Tyson Foods has long been committed to animal well-being and has had formal programs in place for some time. We believe proper animal handling is an important moral and ethical obligation we owe to our suppliers, customers, ourselves and, most of all, to the animals we depend on for our products and our livelihood.
Tyson was the first U.S. poultry company to establish an Office of Animal Well-Being. It is managed by Dr. Kellye Pfalzgraf, a veterinarian who has more than 30 years of experience in the livestock industry and has received training from various animal welfare specialists including Dr. Temple Grandin, who has conducted audits at a number of Tyson plants.
Animal well-being is part of Tyson’s Core Values, which call on the company’s Team Members to “serve as stewards of the animals, land and environment entrusted to us.”
We have developed and implemented animal well-being programs for our chicken, beef, and pork businesses. They include:
-Internal audits by live production and quality assurance professionals
-Training and monitoring of Team Members as they work with the animals
-Inspection of facilities used for housing, staging, and handling of animals
-Independent third-party validation and review of operations and facilities
In addition to plant site functions and activities, we also cooperatively engage and train our live-haul personnel and independent chicken producers to further promote and provide conditions that support animal well-being.
Because we purchase beef and most of our pork from independent suppliers, we have less control of these animals’ well-being prior to processing. However, we still strive to ensure their well-being is maintained from the farm to our facilities. For example:
-We buy only healthy animals.
-We provide manuals that outline good management and well-being practices to the drivers who transport livestock to our plants.
-We have management positions certified to train swine truckers in the Trucker Quality Assurance program developed and managed by the National Pork Board.
Educating Team Members on the company’s expectations, standards, and practices is a key component of our approach to animal well-being. Team Members who routinely work with live birds in Tyson chicken processing and hatchery facilities must complete initial training and be recertified every 12 months by attending a review session.
The training covers proper handling of birds during transport, maintaining adequate ventilation and temperatures for bird well-being, effective stunning of birds, and avoiding injuries to birds, among other topics. To demonstrate understanding, Team Members must pass a written test and sign an agreement to comply with the company’s bird well-being requirements.
In our beef and pork division, Team Members who work with live animals, as well as managers and supervisors working in these areas, are required to be Tyson Foods certified Trained Animal Handlers.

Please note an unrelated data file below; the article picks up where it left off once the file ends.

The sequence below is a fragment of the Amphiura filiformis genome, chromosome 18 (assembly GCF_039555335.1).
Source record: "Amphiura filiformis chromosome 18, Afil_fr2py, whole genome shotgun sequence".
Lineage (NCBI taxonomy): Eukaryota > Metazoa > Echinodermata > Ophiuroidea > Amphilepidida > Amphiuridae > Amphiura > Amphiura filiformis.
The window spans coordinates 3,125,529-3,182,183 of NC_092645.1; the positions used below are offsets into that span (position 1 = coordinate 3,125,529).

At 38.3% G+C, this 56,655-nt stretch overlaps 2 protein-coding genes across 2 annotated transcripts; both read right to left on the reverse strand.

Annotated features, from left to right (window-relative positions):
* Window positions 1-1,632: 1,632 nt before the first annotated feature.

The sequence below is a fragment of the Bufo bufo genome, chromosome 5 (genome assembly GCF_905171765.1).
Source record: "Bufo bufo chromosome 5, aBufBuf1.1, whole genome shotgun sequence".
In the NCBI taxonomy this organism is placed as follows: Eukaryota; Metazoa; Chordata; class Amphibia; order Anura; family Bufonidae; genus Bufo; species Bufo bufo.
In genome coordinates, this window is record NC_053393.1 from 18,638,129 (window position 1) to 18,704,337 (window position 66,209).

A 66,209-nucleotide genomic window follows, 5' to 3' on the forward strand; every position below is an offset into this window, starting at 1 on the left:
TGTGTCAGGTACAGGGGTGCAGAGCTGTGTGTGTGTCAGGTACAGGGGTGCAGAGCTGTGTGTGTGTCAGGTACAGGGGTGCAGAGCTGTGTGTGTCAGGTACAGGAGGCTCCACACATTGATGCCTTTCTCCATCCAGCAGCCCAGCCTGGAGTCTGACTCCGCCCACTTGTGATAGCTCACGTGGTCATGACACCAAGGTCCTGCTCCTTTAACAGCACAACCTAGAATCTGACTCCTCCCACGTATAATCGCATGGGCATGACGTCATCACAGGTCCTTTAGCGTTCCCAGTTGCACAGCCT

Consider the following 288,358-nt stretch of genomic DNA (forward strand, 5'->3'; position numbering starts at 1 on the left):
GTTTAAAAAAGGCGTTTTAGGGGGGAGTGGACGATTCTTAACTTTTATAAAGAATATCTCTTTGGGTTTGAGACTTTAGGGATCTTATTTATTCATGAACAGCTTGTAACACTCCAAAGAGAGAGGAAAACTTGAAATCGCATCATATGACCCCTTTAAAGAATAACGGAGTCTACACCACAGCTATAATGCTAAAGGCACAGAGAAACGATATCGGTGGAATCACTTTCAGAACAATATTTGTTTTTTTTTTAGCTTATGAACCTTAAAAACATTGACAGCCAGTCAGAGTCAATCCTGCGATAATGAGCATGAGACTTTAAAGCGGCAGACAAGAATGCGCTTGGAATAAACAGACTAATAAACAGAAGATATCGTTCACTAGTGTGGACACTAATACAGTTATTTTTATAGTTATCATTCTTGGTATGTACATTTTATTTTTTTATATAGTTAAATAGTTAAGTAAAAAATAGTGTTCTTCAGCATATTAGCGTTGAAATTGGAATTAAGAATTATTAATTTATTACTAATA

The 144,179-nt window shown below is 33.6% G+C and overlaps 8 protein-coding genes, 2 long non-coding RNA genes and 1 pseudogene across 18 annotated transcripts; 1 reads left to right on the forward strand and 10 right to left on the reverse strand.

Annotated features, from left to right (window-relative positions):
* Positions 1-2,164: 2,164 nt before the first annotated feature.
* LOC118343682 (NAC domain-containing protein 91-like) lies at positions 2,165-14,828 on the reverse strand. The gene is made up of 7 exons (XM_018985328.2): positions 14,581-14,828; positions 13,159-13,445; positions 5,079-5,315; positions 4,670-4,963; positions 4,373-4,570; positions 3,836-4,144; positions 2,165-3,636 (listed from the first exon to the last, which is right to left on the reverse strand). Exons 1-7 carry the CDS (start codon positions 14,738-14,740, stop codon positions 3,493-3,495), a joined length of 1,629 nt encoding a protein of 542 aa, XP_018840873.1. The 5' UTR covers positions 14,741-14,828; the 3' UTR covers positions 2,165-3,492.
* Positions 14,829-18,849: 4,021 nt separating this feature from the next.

Certification requires successful completion of a class in animal handling and stunning practices, a written test to demonstrate mastery of the class material, and signing an agreement to comply with the company’s animal wellbeing requirements. Handlers must be recertified every 12 months. Posters and signs throughout all Tyson facilities constantly remind Team Members of our commitment to proper animal handling.
To evaluate the effectiveness of our animal well-being training and to ensure Team Members are following procedures and practices correctly, we routinely audit all Tyson plants. For chicken processing facilities and hatcheries, bird well-being audits are conducted using protocols developed in conjunction with the National Chicken Council animal well-being guidelines. Auditors inspect birds for injury during transportation and handling, and observe handlers to ensure humane treatment of birds. Audits are performed on a weekly basis by the plant management and Team Members, and monthly by our quality assurance staff (processing facilities) or live production managers (hatcheries). Tyson’s in-house veterinarians are also trained in proper animal handling procedures.
For beef and pork processing plants, Tyson has developed an audit program using the American Meat Institute animal well-being guidelines. Audits are performed weekly by plant management and monthly by our quality assurance staff. In our beef and pork operations, the plant manager also performs an in-depth animal well-being audit twice yearly. Yard supervisors conduct quarterly yard condition and trucker transportation audits. In addition, USDA evaluates our well-being practices on a continual basis. Many customers, or professional auditing companies representing them, conduct independent annual audits of animal well-being at our chicken, beef, and pork facilities.